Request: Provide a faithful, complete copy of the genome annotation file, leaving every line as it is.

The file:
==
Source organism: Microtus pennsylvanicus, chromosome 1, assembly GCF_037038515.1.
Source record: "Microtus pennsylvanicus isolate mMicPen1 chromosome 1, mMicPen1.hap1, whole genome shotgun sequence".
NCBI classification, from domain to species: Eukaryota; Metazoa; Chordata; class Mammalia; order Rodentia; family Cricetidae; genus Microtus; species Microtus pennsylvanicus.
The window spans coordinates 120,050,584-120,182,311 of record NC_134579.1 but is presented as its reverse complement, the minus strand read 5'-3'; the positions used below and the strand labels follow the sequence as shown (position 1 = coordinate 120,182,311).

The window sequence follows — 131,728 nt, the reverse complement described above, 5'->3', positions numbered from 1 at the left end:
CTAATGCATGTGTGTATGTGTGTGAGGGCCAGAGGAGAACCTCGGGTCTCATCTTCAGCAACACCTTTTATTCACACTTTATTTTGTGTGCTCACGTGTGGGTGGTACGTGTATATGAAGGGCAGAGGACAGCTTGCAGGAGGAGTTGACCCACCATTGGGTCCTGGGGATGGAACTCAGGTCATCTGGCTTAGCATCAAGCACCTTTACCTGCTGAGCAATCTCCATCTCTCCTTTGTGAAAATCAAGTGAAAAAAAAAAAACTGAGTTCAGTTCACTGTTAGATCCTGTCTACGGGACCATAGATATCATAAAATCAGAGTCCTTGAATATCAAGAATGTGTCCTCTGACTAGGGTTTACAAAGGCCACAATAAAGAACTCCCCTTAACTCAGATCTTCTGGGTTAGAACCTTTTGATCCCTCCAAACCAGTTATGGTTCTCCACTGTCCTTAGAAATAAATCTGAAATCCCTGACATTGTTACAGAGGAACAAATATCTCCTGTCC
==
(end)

Source organism: Microtus pennsylvanicus, chromosome 1, assembly GCF_037038515.1.
Source record: "Microtus pennsylvanicus isolate mMicPen1 chromosome 1, mMicPen1.hap1, whole genome shotgun sequence".
NCBI classification, from domain to species: Eukaryota; Metazoa; Chordata; class Mammalia; order Rodentia; family Cricetidae; genus Microtus; species Microtus pennsylvanicus.
The window spans coordinates 120,050,584-120,182,311 of record NC_134579.1 but is presented as its reverse complement, the minus strand read 5'-3'; the positions used below and the strand labels follow the sequence as shown (position 1 = coordinate 120,182,311).

The window sequence follows — 131,728 nt, the reverse complement described above, 5'->3', positions numbered from 1 at the left end:
CTAATGCATGTGTGTATGTGTGTGAGGGCCAGAGGAGAACCTCGGGTCTCATCTTCAGCAACACCTTTTATTCACACTTTATTTTGTGTGCTCACGTGTGGGTGGTACGTGTATATGAAGGGCAGAGGACAGCTTGCAGGAGGAGTTGACCCACCATTGGGTCCTGGGGATGGAACTCAGGTCATCTGGCTTAGCATCAAGCACCTTTACCTGCTGAGCAATCTCCATCTCTCCTTTGTGAAAATCAAGTGAAAAAAAAAAAACTGAGTTCAGTTCACTGTTAGATCCTGTCTACGGGACCATAGATATCATAAAATCAGAGTCCTTGAATATCAAGAATGTGTCCTCTGACTAGGGTTTACAAAGGCCACAATAAAGAACTCCCCTTAACTCAGATCTTCTGGGTTAGAACCTTTTGATCCCTCCAAACCAGTTATGGTTCTCCACTGTCCTTAGAAATAAATCTGAAATCCCTGACATTGTTACAGAGGAACAAATATCTCCTGTCC